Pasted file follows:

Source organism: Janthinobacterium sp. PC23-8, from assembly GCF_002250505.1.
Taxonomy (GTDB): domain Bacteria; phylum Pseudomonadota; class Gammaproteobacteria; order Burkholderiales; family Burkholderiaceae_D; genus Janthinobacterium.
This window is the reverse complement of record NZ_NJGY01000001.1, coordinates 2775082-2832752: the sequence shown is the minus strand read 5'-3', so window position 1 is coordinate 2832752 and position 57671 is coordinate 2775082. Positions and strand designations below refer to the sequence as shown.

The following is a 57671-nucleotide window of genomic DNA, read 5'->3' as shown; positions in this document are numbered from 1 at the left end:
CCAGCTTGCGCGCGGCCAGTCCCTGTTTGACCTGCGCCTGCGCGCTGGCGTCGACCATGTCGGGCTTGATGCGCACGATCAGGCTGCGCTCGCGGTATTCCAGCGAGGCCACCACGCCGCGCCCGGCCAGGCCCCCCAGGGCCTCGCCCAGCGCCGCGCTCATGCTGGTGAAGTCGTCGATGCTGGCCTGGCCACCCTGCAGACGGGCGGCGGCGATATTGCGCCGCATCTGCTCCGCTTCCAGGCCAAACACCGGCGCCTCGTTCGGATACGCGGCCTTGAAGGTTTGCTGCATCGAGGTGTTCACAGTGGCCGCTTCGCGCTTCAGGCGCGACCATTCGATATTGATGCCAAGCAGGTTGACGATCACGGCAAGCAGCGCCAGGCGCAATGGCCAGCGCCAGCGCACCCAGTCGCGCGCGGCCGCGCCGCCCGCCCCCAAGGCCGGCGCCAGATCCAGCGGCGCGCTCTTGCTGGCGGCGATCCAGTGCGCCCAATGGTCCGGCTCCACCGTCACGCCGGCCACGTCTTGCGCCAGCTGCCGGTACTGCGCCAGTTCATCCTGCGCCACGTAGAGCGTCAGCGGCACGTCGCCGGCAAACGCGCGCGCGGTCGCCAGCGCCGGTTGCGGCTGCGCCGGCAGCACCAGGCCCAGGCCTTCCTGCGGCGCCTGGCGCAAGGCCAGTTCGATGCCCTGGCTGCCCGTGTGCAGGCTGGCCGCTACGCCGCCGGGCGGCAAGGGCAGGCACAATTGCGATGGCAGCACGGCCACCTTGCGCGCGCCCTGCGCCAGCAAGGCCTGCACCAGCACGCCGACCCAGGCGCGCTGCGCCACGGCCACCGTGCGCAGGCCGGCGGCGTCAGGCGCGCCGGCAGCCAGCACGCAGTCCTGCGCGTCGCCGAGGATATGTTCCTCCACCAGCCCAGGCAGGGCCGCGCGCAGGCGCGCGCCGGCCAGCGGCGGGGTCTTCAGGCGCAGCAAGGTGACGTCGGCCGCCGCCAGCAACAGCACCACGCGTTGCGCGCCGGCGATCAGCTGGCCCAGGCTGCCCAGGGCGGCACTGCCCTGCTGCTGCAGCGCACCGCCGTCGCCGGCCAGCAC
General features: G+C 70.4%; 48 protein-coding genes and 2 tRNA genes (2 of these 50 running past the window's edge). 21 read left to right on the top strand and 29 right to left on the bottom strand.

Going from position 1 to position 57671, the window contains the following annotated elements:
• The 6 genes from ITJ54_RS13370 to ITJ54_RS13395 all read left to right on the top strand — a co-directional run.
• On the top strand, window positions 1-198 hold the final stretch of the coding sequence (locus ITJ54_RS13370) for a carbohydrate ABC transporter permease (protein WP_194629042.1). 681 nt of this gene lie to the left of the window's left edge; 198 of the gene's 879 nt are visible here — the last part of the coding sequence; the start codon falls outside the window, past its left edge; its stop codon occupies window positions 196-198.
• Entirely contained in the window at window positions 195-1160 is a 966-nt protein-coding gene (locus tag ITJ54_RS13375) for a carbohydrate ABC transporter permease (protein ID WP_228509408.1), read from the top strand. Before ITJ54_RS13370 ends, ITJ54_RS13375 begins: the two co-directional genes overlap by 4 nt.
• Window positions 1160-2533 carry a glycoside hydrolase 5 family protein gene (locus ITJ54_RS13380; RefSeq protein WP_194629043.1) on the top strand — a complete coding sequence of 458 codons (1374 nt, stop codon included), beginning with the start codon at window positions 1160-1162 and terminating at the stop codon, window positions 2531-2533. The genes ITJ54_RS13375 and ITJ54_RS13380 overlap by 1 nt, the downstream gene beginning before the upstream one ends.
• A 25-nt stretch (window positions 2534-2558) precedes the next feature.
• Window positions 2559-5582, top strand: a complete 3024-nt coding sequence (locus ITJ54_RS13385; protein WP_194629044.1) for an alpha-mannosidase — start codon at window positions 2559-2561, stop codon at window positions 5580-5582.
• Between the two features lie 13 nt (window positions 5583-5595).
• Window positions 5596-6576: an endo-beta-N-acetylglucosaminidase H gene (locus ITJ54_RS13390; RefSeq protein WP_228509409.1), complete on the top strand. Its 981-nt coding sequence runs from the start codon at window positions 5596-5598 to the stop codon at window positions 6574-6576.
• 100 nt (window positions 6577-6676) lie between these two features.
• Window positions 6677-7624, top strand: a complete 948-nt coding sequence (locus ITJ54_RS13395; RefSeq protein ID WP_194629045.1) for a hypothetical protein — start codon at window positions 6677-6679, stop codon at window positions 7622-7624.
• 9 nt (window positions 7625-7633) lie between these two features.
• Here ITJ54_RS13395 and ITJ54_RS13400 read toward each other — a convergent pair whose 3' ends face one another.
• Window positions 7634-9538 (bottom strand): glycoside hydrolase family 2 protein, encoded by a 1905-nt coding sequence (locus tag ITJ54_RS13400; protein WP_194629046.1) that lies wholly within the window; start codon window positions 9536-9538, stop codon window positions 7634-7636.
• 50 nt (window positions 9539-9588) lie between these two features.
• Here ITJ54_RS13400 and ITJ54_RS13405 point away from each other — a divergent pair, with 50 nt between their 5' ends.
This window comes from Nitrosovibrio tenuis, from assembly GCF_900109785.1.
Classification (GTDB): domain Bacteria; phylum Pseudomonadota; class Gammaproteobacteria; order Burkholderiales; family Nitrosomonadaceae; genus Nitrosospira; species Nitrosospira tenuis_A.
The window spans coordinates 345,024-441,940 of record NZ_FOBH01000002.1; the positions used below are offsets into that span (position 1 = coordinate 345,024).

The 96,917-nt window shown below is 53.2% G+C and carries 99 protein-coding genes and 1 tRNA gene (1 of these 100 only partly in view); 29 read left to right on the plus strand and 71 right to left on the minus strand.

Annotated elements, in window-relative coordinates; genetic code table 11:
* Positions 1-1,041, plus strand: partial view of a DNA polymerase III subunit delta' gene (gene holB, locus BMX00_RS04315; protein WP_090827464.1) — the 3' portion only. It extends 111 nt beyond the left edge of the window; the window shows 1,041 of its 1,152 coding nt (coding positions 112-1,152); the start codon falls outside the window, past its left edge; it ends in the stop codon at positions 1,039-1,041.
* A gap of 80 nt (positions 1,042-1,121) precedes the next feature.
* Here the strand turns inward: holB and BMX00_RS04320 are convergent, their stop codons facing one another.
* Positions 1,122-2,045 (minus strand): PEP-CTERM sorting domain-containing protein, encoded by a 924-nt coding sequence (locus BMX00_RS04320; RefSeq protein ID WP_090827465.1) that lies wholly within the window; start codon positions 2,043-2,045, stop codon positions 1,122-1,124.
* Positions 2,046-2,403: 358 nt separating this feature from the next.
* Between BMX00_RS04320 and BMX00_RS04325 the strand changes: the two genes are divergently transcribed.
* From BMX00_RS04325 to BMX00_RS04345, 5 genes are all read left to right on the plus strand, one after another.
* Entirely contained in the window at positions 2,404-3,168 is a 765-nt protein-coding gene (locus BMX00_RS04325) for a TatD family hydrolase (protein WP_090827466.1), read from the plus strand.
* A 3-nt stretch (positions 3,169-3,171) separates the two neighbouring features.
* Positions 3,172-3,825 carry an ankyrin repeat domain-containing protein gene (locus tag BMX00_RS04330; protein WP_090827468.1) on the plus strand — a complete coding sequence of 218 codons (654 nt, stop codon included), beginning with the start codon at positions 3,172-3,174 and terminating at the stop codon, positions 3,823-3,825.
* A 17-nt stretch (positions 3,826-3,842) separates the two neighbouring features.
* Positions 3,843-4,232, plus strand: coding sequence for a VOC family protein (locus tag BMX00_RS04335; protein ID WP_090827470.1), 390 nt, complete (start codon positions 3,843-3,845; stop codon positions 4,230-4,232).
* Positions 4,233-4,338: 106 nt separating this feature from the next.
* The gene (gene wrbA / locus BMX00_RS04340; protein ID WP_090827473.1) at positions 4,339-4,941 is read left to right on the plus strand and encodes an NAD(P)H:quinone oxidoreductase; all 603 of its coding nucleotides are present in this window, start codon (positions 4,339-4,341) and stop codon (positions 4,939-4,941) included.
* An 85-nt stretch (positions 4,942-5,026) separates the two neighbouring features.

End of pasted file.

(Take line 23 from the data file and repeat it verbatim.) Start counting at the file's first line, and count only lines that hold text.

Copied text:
This window comes from Nitrosovibrio tenuis, from assembly GCF_900109785.1.